Walking past a worn barn I spotted a vine winding it's way up the wood siding, a coil of nails pinned to the boards below. A perfect farm scene!
I couldn't leave without sketching a hoop house. It was WAY too hot and sunny to sketch inside the greenhouse so I stationed myself at one end, peeking in through the door and slated window-lots of tomatoes getting big and tall!
It was a wonderful morning and I saw so many beautiful things that I wanted to paint I couldn't fit them all in! Thank you to Tarawyn and everyone at Urban Eden Farm for hosting me!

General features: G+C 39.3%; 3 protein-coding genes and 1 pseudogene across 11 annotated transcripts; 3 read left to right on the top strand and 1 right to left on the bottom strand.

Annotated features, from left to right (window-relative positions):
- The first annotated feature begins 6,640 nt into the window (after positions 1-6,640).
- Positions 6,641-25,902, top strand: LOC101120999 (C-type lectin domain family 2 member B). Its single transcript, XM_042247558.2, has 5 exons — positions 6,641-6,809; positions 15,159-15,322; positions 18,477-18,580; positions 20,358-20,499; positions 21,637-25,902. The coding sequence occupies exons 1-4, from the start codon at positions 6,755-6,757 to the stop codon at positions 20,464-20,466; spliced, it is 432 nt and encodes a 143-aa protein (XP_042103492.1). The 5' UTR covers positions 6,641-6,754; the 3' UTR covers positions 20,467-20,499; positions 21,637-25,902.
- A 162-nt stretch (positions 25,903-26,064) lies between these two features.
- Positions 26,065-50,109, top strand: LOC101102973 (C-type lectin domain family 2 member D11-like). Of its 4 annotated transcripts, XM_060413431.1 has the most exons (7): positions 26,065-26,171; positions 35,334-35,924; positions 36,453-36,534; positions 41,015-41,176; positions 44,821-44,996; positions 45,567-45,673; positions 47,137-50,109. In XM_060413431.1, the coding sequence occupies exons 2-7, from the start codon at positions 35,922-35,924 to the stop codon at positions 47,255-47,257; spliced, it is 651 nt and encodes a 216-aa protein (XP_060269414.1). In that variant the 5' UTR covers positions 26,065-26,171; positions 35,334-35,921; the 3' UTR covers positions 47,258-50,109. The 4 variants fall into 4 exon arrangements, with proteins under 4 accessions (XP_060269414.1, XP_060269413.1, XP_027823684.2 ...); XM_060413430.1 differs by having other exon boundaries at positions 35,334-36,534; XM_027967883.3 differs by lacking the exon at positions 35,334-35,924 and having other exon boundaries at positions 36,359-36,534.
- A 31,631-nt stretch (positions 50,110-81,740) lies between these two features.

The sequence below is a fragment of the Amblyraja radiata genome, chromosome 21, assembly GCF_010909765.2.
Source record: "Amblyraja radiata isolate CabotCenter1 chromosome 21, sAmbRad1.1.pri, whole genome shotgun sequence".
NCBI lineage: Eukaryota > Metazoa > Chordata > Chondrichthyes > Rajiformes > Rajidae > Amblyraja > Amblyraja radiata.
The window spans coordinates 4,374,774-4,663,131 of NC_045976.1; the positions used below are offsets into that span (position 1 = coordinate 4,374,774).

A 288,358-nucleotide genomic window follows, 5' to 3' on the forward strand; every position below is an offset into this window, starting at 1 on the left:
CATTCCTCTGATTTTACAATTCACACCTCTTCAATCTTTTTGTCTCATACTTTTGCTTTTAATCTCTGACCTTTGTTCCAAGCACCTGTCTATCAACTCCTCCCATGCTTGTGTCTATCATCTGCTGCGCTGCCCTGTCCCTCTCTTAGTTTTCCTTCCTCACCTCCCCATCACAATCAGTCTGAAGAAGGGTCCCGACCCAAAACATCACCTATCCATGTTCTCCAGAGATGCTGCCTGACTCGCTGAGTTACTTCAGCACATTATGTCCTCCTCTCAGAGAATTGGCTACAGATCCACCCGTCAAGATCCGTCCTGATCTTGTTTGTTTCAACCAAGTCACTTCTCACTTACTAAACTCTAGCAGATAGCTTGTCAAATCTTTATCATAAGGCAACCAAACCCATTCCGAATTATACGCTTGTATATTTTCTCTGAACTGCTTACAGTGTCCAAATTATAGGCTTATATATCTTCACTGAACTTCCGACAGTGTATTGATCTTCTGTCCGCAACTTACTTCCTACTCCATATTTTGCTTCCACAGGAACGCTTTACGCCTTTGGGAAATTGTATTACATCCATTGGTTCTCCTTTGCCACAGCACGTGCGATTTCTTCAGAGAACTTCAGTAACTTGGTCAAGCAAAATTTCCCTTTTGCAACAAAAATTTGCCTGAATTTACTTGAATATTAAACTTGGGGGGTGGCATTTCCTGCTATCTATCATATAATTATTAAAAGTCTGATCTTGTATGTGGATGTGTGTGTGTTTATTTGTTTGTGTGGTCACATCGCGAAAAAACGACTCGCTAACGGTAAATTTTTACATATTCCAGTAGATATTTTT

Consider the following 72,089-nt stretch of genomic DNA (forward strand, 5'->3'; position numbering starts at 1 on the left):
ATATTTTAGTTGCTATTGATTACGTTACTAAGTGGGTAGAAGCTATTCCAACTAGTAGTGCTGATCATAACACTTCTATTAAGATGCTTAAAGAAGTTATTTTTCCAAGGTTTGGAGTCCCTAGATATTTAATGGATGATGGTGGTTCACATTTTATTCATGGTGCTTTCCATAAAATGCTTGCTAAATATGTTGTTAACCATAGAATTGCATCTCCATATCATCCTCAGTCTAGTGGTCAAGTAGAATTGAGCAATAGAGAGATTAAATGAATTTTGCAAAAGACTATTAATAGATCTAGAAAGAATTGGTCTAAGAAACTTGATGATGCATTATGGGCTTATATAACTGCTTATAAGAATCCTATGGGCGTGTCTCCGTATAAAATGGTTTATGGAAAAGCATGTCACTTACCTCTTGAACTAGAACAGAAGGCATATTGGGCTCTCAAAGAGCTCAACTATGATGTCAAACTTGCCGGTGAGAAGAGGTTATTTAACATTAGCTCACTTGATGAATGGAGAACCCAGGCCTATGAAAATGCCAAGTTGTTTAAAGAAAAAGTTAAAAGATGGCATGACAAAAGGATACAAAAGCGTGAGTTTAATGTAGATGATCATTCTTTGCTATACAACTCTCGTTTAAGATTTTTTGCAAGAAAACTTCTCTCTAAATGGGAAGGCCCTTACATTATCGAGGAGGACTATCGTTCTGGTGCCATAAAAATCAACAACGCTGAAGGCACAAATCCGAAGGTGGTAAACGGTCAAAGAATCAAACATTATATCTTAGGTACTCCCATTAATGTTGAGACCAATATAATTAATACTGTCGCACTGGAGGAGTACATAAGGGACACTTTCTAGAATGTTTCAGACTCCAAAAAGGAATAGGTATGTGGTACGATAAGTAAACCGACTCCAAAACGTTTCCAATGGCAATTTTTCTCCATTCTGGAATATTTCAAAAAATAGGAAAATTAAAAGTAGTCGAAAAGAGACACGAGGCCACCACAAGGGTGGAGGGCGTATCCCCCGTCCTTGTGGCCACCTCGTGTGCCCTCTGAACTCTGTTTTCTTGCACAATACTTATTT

It was a searing 89 degrees on Tuesday when I drove downtown to sketch the construction going on at Riverfront Park. Walking from the parking lot, I realized I forgot my camp stool AND my water bottle, making a couple hours sketching on a hot afternoon daunting. Don’t worry though, there is a happy ending to the story. Walking along Riverside Ave, I found a spot in the shade, sitting on the edge of a flower filled planter across from where the new Loof Carousel building is going up. Absolutely perfect for sketching the cranes and welders working on the building. It even had the Pavilion roof in the background! It is exciting to see all the progress going on in the Park-the ice skate ribbon, a redo of the Howard Street South Channel bridge, and the new Carousel building. When it is all done it is going to be AMAZING. I’m planning to check in with the construction’s progress throughout the rest of the year and track the changes and growth in my sketches. If you’d like to learn more about the plans for construction and remodeling at Riverfront Park check it out at www.riverfrontparknow.com